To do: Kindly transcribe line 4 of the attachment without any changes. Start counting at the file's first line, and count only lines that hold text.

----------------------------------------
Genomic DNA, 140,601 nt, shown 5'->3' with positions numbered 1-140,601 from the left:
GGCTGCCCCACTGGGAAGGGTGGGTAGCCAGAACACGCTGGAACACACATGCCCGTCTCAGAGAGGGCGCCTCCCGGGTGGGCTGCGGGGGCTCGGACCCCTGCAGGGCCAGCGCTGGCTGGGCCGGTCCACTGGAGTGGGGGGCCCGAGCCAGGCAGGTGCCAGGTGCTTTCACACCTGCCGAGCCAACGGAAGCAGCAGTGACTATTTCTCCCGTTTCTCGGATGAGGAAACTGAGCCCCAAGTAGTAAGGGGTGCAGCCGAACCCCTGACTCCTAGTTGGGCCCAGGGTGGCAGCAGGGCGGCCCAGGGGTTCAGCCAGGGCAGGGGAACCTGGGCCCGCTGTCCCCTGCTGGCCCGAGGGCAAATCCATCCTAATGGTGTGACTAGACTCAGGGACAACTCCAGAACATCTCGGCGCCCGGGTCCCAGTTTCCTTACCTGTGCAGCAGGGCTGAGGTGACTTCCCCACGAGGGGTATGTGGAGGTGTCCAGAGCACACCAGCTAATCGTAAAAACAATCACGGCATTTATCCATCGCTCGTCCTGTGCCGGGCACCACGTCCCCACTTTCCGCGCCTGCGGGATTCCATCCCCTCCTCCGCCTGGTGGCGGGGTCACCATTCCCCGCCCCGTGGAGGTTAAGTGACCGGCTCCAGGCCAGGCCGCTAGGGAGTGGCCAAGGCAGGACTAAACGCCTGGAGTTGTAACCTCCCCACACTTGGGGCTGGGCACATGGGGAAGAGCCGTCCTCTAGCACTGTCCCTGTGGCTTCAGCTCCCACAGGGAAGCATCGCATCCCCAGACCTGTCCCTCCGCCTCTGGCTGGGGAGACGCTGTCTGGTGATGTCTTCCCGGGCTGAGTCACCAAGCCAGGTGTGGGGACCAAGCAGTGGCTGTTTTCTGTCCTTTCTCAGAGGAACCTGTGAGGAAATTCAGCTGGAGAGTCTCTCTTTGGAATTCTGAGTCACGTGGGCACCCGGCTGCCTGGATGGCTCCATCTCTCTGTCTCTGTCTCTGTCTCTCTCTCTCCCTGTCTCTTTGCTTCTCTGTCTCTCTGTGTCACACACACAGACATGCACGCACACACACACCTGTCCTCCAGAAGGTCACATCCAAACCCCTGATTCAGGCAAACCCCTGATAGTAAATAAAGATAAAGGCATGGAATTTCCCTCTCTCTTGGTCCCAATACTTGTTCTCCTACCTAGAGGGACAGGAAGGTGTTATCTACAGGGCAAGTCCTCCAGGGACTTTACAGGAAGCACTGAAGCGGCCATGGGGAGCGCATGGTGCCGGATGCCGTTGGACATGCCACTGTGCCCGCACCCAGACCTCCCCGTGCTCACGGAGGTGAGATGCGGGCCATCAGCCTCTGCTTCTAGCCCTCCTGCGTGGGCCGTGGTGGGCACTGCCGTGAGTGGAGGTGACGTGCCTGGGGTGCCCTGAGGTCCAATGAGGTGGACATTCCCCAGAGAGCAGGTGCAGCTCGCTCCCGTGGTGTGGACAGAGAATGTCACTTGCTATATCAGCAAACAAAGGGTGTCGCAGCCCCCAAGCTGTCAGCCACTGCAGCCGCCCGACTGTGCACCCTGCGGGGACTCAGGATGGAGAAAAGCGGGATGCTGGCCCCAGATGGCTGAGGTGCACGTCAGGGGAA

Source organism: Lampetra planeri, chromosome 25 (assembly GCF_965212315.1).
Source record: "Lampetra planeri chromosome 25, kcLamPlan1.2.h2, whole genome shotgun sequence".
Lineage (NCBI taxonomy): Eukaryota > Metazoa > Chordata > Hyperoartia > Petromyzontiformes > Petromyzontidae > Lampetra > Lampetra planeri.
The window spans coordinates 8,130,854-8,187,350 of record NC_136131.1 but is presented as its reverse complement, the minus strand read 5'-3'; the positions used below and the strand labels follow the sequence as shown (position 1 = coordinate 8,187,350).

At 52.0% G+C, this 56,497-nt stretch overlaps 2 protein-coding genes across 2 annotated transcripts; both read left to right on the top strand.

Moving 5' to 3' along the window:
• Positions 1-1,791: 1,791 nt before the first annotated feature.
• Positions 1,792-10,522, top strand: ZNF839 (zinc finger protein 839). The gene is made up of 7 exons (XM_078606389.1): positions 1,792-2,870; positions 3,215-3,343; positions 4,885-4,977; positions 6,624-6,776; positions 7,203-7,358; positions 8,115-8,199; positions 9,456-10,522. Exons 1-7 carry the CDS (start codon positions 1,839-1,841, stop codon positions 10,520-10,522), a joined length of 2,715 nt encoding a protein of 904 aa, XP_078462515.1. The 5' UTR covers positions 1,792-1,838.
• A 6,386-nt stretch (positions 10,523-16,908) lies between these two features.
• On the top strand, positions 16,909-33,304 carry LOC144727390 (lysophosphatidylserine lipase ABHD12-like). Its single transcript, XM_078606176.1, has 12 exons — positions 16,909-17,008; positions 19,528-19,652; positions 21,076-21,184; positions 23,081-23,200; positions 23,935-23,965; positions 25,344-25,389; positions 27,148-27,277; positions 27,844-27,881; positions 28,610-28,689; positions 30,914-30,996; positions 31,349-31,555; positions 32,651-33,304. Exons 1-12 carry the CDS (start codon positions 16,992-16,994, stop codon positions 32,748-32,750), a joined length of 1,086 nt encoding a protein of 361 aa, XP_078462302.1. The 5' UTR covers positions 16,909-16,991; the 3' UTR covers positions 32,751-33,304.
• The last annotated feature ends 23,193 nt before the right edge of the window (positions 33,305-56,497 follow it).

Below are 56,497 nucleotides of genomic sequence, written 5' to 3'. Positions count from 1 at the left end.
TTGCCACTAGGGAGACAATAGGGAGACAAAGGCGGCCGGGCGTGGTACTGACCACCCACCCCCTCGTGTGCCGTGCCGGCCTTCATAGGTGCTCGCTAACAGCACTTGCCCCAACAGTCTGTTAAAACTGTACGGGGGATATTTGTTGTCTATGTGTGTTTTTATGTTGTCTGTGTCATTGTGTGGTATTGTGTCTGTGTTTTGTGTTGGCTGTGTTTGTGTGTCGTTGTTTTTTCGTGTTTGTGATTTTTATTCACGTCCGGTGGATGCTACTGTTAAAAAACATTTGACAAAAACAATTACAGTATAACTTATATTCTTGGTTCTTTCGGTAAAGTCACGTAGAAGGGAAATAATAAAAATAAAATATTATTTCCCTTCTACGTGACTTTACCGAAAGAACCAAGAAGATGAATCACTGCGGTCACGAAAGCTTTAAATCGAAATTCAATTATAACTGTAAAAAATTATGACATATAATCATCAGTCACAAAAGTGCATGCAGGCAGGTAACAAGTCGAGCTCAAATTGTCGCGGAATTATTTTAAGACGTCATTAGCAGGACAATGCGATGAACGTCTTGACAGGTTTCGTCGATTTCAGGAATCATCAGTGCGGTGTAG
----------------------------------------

Source record: "Lampetra planeri chromosome 25, kcLamPlan1.2.h2, whole genome shotgun sequence".